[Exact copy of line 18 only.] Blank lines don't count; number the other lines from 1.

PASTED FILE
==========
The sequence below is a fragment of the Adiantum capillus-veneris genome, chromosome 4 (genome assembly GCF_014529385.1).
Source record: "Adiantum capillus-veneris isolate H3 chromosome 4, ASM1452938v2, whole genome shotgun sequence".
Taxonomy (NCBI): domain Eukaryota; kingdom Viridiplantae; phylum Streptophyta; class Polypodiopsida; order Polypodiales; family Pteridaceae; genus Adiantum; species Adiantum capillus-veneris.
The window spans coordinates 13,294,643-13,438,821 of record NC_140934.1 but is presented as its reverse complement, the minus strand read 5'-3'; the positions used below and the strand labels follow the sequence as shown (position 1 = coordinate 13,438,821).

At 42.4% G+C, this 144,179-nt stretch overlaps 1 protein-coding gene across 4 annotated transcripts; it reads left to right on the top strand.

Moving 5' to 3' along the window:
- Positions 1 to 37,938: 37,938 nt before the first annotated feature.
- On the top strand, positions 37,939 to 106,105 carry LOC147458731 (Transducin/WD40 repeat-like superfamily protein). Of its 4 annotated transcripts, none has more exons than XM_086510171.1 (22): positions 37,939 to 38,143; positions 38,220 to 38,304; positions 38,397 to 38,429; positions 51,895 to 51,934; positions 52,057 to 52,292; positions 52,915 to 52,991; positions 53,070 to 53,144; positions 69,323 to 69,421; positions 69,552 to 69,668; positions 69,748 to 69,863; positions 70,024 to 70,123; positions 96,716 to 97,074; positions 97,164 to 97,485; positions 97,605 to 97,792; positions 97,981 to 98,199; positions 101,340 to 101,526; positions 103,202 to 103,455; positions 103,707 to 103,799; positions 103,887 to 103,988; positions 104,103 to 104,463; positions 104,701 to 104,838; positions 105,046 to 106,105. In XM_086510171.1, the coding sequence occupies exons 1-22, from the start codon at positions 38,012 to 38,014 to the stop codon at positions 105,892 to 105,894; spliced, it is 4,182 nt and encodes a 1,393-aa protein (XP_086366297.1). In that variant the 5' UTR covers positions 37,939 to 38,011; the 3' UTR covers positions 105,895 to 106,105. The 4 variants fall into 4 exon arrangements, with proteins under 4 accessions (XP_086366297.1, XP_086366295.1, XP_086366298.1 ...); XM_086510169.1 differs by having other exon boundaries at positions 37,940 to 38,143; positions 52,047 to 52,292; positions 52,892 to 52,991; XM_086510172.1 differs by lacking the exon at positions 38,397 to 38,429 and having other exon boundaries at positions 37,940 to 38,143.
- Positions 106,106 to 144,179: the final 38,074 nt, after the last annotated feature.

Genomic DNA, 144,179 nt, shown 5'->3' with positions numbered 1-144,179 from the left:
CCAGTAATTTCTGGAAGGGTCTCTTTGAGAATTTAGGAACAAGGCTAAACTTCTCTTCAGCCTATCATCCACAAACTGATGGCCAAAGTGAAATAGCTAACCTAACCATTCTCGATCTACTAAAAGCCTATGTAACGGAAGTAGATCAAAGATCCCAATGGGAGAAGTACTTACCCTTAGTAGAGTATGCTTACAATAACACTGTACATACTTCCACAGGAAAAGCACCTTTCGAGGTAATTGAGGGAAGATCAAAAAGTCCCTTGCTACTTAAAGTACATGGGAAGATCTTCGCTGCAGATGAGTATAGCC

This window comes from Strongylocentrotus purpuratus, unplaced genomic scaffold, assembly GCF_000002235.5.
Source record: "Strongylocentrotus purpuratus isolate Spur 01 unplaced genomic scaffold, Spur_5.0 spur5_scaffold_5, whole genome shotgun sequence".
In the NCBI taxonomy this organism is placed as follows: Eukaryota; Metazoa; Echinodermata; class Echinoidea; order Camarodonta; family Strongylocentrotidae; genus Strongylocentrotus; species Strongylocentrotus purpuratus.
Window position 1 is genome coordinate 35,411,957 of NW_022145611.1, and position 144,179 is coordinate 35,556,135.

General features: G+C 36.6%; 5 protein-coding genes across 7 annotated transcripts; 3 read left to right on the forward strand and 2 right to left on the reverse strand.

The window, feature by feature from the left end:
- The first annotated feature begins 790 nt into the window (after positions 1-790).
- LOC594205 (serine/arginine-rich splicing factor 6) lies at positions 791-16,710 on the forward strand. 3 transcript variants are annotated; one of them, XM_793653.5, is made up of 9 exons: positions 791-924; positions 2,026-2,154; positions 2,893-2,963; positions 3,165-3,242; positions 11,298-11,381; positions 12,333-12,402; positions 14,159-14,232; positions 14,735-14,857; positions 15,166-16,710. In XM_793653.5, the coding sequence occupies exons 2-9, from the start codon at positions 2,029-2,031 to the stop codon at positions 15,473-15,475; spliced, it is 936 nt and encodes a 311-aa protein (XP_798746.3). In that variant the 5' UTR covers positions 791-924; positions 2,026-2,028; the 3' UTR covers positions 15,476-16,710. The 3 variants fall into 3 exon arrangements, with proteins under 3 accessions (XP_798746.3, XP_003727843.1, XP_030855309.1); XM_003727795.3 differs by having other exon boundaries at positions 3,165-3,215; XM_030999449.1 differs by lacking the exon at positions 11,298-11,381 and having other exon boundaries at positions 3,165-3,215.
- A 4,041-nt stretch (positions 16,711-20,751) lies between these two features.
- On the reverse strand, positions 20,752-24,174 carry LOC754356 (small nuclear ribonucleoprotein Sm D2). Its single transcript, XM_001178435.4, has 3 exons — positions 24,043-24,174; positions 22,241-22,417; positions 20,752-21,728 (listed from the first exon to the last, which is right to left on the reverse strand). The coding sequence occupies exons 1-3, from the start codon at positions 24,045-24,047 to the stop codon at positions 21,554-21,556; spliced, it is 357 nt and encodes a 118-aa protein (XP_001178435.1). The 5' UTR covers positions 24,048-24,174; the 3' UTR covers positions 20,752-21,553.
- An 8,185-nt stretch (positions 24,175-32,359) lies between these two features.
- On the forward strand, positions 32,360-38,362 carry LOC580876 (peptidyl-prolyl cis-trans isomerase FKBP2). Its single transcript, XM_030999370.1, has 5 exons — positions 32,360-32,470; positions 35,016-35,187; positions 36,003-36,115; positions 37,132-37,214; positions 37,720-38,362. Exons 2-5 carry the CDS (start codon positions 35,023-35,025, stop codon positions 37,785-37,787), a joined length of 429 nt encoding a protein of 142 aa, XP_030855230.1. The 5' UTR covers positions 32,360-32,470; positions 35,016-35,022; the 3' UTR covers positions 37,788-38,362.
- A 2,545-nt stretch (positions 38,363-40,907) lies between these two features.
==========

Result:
- The first annotated feature begins 790 nt into the window (after positions 1-790).